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Everything sustainable? What's behind the trending term sustainability and why it matters in food.

Everything needs to be sustainable nowadays. Sustainable energy, sustainable clothes, sustainable food. It is like the world has got caught on on a new paradigm which suggests that all we do needs to be sustainable to some extent, otherwise we harm the environment and become sinners and a threat to a climate-neutral future.

But what is behind the hype and should we follow blindly?

Let's clarify some terminologies first:


What does sustainability actually mean and why is it such a hype now?

According to acclaimed international organizations such as the OECD, sustainability refers to the "use of the biosphere by present generations while maintaining its potential benefit for future generations".

Also, sustainability means meeting our own needs without compromising the ability of future generations to meet their own needs. In addition to natural resources, we also obviously also need social and economic resources. Thus, sustainability is not some fancy environment-related term, but it is actually deeply concerned with social equality and economic development with the aim of benefitting everyone involved.

The concept has historically political roots in social justice and conservationist movements and got particular attention ever since the World Commission on Environment and Development in 1983, run by the United Nations, when Norwegian prime minister Brundtland addressed the paradox that despite efforts to raise living standards through industrialization, many countries were still dealing with extreme poverty. Economic development seemed to have come at the cost of ecological health and social equity, thus, was not long-lasting. This was a major point of awareness that things had to change.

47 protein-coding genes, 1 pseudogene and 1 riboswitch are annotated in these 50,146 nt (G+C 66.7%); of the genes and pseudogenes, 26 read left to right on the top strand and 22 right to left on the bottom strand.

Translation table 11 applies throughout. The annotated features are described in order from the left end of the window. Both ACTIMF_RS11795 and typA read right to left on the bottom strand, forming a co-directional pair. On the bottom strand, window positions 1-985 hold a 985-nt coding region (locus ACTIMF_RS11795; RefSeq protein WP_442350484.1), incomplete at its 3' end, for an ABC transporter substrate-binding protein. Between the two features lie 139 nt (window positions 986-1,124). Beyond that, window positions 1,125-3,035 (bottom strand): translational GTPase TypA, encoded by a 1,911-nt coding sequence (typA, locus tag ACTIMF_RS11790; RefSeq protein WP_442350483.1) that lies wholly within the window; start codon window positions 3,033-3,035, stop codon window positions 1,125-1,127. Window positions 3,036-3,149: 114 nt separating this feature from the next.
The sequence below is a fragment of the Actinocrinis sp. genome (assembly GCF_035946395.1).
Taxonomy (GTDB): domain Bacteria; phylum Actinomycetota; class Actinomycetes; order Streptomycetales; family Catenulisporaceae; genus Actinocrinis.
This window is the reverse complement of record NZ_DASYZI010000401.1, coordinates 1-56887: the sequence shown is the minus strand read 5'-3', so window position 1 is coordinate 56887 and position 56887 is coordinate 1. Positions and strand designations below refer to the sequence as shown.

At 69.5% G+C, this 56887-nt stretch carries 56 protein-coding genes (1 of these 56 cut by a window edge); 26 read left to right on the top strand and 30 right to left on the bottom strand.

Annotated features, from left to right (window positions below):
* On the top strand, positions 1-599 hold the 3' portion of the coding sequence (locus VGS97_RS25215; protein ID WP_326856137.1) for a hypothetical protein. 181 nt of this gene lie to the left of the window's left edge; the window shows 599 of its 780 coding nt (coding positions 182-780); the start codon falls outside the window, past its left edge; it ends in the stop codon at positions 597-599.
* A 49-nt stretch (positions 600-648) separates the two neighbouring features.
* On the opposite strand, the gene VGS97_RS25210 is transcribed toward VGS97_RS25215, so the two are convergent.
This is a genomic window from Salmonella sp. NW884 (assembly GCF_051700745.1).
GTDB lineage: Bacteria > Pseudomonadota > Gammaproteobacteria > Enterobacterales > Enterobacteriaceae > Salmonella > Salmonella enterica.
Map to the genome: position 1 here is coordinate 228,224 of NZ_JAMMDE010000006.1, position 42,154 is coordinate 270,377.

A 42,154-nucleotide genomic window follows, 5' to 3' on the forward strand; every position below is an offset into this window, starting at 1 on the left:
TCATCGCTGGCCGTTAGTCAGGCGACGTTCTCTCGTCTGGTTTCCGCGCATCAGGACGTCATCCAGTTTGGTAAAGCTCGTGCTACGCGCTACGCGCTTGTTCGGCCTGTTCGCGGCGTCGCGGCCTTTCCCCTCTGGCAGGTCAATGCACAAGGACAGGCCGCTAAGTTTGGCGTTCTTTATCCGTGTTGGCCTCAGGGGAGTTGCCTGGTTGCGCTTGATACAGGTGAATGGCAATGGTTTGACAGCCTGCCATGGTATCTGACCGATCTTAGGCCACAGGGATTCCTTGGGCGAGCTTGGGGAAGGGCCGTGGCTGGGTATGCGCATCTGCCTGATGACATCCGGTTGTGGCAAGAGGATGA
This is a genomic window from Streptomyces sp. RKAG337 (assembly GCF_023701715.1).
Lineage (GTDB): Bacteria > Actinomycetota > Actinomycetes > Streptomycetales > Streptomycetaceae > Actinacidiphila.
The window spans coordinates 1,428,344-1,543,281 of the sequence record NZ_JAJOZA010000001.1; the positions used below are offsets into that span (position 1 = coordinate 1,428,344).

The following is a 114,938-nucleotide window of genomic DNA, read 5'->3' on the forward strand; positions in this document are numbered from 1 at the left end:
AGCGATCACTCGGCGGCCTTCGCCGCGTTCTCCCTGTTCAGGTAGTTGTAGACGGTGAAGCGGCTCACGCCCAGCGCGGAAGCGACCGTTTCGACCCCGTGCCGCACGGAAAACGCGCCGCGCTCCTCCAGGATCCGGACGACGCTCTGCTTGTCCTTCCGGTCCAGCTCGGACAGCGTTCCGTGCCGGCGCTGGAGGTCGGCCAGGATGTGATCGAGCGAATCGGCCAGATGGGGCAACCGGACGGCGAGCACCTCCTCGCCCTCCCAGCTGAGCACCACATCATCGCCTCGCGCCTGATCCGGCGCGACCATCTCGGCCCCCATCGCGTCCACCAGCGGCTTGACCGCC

Thus, sustainability entails three major aspects:

  1. Ecological: The maintainment of ecological integrity and the use of natural resources by humans is kept at a balance and rate at which they can replenish themselves

  2. Economic: Communities around the world need to have access to resources (including financial resources) and create secure sources of livelihood.

  3. Social: Basic necessities should be attainable for all people in order to keep their families and communities healthy and secure.

What are the major global sustainability targets?

Every concept needs its aim to achieve, so does sustainability. As learned from the previous paragraph, sustainability touches upon a variety of topics from the 3 major pillars environment, economy and social.

The objectives regarding those pillars can thereby also be divided by topic:

  1. Ecological: One major goal is carbon neutrality (often also called "net-zero"). This goal entails the reduction of CO2-emissions in the environment, a major factor of global warming. The ambitious goal by the European Union is to reduce the levels by 55% until 2030. This is supposed to be achieved through cleaner technologies that rely less on fossil fuel but more on renewable resources.

  2. Economic: The green and sustained economy. As defined by the UN, the green economy must be a low-carbon, resource-efficient economy. Growth and employment shall be driven by public and private investments into activities that allow for reduced carbon-emissions, enhance energy and resource efficiency and prevent the loss of biodiversity and ecosystem services.